The good news is- as Nobel laureate Toni Morrison pointed out-this outbreak of hate is the quaking desperation of people who are losing. Losing ground. Losing support. Losing power. Even with champions in The White House.

The most important thing we can do now is to raise the already swelling tide of opposition to this latest iteration of fascism. A simple way to help is to invigorate dialogues in our communities that promote equality. Events such as diversity trainings or timely programs for Latino Heritage Month are proven to build compassion and acceptance.

Progressive Pupil offers workshops and programs that can help. If our work is not right for your school, place of worship, or company; please also consider the services of The People’s Institute for Survival and Beyond.

Don’t be alarmed. Be part of the solution.

Bigots can’t win.

Yours with Love and Solidarity,

Recognize

Posted 8 CommentsPosted in #BlackLivesMatter, Activists, Allies, Artists, Field Notes, Parents, Prisoners, Scholars, Students, Teachers

Screen Shot 2016-09-01 at 4.53.55 PM

Happy Labor Day Weekend!

Between screening Black and Cuba and working on my new multi-platform project 9 GRAMS, I’ve spent some time this summer thinking about the Black woman’s image.  Of course in one way or another I’ve been thinking about it my entire life by looking in the mirror and beholding the relentless glamour of my mother and grandmother while I was growing up. In creating films that center Black women’s perspectives and – frankly- a lifetime of struggling to valorize my own, I’ve come to realize the most empowering and aesthetically beautiful representations of Black women are the ones we create ourselves.

Last Chance

Posted 10 CommentsPosted in #BlackLivesMatter, Activists, Allies, Artists, Authors, Field Notes, Parents, Prisoners, Scholars, Students, Teachers, Uncategorized

Today, the New York Times reported in an astonishing video on racist, islamophobic, homophobic and misogynist statements emboldened by the Orange one at his campaign rallies. One attendee remarks, “this is the last chance…to preserve the culture I grew up in.” Please share with a friend who is considering not voting this election year.

 

"Stop Killing Us" 3 Things to Do With Your Grief and Rage

Posted 7 CommentsPosted in #BlackLivesMatter, Activists, Allies, Artists, Field Notes, Parents, Prisoners, Scholars, Students, Teachers, Uncategorized


Police dressed in riot gear accost peaceful protester in sundress. Baton Rouge. Photo by Jonathan Bachman/Reuters.

To be candid, this past week I’ve struggled to write Field Notes. As you know, at Progressive Pupil we strive to remain optimistic. A steadfast faith in the power of collective action and community-based leadership, rooted in the successes of social movements in the past, drives our work. Hearing the news of the killing of Philando Castile in Minneapolis, Alton Sterling in Baton Rouge, and Delrawn Small in New York, as well as witnessing the grief of their children, tested that faith.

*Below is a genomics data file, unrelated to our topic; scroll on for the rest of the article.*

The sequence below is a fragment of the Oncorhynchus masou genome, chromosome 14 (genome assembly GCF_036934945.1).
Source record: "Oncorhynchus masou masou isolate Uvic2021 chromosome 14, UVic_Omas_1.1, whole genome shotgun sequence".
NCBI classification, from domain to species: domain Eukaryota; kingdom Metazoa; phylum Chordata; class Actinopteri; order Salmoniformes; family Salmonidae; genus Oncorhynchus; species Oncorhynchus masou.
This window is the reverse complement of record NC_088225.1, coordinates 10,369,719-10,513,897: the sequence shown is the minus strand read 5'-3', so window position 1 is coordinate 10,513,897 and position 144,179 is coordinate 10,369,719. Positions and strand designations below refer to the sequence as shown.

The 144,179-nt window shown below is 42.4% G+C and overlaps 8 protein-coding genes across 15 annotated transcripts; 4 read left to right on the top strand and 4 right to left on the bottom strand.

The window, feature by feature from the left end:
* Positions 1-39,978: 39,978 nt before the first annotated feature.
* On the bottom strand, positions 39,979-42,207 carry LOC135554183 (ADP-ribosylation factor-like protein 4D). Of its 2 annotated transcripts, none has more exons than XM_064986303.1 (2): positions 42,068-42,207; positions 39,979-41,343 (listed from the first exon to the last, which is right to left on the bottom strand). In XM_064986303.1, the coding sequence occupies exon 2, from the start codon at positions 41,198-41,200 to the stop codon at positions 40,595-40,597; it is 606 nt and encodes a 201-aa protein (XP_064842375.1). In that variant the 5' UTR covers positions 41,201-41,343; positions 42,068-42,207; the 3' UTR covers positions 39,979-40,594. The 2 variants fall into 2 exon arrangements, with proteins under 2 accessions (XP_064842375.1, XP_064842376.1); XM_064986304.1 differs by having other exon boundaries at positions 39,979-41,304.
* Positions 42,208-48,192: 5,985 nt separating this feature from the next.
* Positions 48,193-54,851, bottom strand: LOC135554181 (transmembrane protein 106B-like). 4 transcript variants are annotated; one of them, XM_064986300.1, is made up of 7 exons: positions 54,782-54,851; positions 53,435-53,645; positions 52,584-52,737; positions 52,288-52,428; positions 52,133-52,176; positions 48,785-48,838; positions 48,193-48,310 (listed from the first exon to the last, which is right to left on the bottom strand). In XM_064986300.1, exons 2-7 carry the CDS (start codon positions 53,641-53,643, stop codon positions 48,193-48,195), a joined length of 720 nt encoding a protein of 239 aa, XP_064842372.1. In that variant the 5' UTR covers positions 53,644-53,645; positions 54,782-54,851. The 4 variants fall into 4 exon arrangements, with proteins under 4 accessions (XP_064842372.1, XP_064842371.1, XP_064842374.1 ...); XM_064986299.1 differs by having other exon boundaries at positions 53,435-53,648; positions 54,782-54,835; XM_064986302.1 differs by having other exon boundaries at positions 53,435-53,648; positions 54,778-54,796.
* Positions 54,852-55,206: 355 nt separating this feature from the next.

I lost my mother and grandfather (who was a surrogate father to me) a few years ago and understand the pain of losing a parent as an adult. I can only begin to imagine the despair losing a parent causes a child. Seeing Alton Sterling’s 15 year-old burst into tears, nearly collapsing from grief, while his mother expressed outrage about his father’s death overwhelmed me with sadness and frustration. At a press conference, they stood in front of a sign that read “Stop Killing Us.”

Limonade III: Healing the Haitian Diaspora

Posted 4 CommentsPosted in Activists, Allies, Artists, Authors, Black Resistance Reading List, Books, Field Notes, Parents, Scholars, Students, Teachers

Haitian American musician Wyclef Jean with Haiti’s flag 

During the Caribbean Studies Association 2016 conference I met a number of brilliant young Haitian-Americans, including a 20-something Cornell PhD candidate whose project focuses on Black feminist political theory in contemporary novels by Caribbean authors. Her mother emigrated from Haiti before she was born and left the country permanently in the early aughts. I had to admit to her my ignorance of the precise details of Haitian history that motivated her mom to leave Haiti.

Limonade II: Of Zora and Zombies

Posted Leave a commentPosted in Authors, Black Resistance Reading List, Books, Field Notes, Uncategorized

Clockwise from left: author Zora Neale Hurston, Hurston and her partner Percival Punter, and Haitian “zombie” photographed by Hurston during her fieldwork 1936-1937.

On the tap-tap (Port-au-Prince take on the dollar cab/combi/collectivo) from Touissaint Louverture airport yesterday, I had the good fortune of running into Prof. Daphne LaMothe of Smith College. An expert in African American literature, Prof. LaMothe shared with me that Zora Neale Hurston wrote the essential novel Their Eyes Were Watching God here in Haiti in just seven weeks.